93Queen (Abramorama) – Metacritic: 69
$7,257 in 1 theater; PTA: $7,257; Cumulative: $17,020
The five day number (it opened on Wednesday in Manhattan) is impressive for this documentary about the challenges of a female EMS unit in the Hasidic Brooklyn community.
What comes next: Los Angeles opens August 15, with more national dates over the following months.
Detective Dee & the Four Heavenly Kings (Well Go) – Metacritic: 58
$132,000 in 31 theaters; PTA: $4,256
Great auteur Tsui Hark (“Peking Opera Blues,” “Once Upon a Time in China”) again directs the latest release in this ongoing Chinese franchise. The parallel release to international openings at theaters in areas with Chinese-American audiences yielded modest results.
What comes next: This will likely stay put at these initial core theaters.
Hot Summer Nights (A24/South by Southwest 2017) – (est.) $12,000 in 12 theaters
Courtesy of Sundance Institute
$1,325,000 in 532 theaters (+509); PTA: $2,491; Cumulative: $1,794,000
The second weekend quick expansion for Carlos Lopez Estrada’s urban story about a man on probation trying to keep out of trouble did about half as well per theater as “Sorry to Bother You” (which had more second weekend screens) a couple weeks back.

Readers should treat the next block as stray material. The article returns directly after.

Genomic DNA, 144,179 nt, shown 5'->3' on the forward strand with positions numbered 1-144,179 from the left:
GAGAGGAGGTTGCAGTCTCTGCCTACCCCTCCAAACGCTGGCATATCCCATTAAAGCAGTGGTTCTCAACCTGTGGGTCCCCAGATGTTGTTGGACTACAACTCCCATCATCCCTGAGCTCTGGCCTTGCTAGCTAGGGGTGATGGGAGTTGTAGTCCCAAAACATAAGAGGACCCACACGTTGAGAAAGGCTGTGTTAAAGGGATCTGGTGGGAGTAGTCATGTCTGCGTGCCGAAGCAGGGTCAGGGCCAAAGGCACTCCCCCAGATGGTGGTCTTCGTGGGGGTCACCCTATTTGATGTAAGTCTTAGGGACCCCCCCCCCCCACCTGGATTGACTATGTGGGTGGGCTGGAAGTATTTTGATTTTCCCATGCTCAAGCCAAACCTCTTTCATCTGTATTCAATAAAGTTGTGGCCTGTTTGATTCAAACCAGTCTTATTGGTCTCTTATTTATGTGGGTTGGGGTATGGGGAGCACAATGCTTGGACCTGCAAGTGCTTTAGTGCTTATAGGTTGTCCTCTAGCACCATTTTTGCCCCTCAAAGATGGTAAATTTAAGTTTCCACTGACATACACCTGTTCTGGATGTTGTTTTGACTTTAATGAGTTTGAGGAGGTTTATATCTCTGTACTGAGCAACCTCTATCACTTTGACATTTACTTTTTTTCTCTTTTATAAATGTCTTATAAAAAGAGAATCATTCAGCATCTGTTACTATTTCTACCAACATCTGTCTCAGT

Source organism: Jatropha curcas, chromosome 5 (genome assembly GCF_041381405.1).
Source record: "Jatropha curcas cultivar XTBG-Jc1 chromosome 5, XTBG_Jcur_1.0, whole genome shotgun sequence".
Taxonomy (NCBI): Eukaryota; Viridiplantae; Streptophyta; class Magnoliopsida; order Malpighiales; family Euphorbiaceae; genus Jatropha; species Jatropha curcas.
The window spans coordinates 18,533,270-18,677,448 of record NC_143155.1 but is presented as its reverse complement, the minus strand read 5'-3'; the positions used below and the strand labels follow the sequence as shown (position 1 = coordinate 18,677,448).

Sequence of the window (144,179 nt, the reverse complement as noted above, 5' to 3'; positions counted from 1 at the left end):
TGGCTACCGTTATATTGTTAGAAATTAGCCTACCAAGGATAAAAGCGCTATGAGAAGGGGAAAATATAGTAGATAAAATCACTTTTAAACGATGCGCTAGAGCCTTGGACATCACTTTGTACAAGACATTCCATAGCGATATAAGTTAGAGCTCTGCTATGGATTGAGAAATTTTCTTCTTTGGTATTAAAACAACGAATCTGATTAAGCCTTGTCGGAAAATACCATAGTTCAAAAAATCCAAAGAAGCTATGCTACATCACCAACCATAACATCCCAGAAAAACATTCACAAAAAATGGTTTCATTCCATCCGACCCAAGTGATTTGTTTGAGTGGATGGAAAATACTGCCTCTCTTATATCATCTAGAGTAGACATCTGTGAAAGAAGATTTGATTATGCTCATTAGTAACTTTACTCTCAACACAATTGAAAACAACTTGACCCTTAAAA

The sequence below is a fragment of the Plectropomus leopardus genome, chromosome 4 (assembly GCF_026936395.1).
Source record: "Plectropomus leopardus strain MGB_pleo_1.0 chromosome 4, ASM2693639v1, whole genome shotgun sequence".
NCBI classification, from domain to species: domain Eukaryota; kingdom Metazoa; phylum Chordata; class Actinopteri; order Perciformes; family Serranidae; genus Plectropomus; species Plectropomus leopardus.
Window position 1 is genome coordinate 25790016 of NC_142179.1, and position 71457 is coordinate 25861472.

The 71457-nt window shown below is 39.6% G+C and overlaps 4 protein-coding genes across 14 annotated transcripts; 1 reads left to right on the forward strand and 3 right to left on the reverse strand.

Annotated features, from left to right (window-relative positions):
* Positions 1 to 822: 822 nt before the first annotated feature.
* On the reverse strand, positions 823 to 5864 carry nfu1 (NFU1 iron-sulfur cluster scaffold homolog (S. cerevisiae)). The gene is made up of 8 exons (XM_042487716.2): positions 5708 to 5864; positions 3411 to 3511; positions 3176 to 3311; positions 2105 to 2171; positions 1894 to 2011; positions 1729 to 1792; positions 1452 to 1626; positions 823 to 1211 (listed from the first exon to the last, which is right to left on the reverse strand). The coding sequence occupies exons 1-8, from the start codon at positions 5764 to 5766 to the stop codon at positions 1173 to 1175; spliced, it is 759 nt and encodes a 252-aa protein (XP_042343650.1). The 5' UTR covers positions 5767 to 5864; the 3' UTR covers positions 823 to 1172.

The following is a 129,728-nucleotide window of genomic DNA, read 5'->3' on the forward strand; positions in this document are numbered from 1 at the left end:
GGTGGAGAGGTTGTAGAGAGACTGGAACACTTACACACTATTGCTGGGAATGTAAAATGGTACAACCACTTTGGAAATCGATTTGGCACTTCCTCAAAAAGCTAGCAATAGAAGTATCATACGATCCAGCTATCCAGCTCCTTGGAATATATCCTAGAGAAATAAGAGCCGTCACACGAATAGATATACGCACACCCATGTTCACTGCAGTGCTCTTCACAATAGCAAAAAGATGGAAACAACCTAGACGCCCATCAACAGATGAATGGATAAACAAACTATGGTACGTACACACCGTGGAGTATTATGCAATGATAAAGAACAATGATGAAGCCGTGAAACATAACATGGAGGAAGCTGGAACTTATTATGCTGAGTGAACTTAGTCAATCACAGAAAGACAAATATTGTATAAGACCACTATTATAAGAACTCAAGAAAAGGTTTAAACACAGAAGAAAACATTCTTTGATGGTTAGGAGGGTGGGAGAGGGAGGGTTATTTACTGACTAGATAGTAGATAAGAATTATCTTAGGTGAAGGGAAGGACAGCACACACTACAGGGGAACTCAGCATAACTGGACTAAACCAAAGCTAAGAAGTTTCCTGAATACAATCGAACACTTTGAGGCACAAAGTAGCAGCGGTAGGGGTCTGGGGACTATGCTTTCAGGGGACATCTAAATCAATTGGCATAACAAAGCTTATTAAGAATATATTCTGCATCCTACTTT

McQueen (Bleecker Street)
$84,378 in 5 theaters (+1); PTA: $16,878; Cumulative: $247,700
Interest in British designer Alexander McQueen’s turn in the famous creative icon documentary spotlight continued on the second weekend with only one additional theater.
Generation Wealth (Magnolia)
$37,400 in 11 theaters (+7); PTA: $3,400; Cumulative: $95,313
The impact of excessive financial worth on contemporary culture is the focus of this documentary, which expanded in top theaters to modest results.
Far from the Tree (IFC)
$18,178 in 3 theaters (+1); PTA: $6,059; Cumulative: $43,435
This documentary based on the bestseller about families with special needs children continues to find interest in its very early stages.
Sorry to Bother You (Annapurna) Week 4
$1,450,000 in 802 theaters (-248); Cumulative: $13,351,000
After its initial strong splash, Boots Riley’s acclaimed genre-bender is dropping quickly. The gross fell just short of 50 per cent this weekend. This looks to reach the $16-17 million mark, which would put it in range of “Detroit,” Annapurna’s biggest gross so far.
Eighth Grade (A24) Week 3
$1,318,000 in 158 theaters (+125); Cumulative: $2,966,000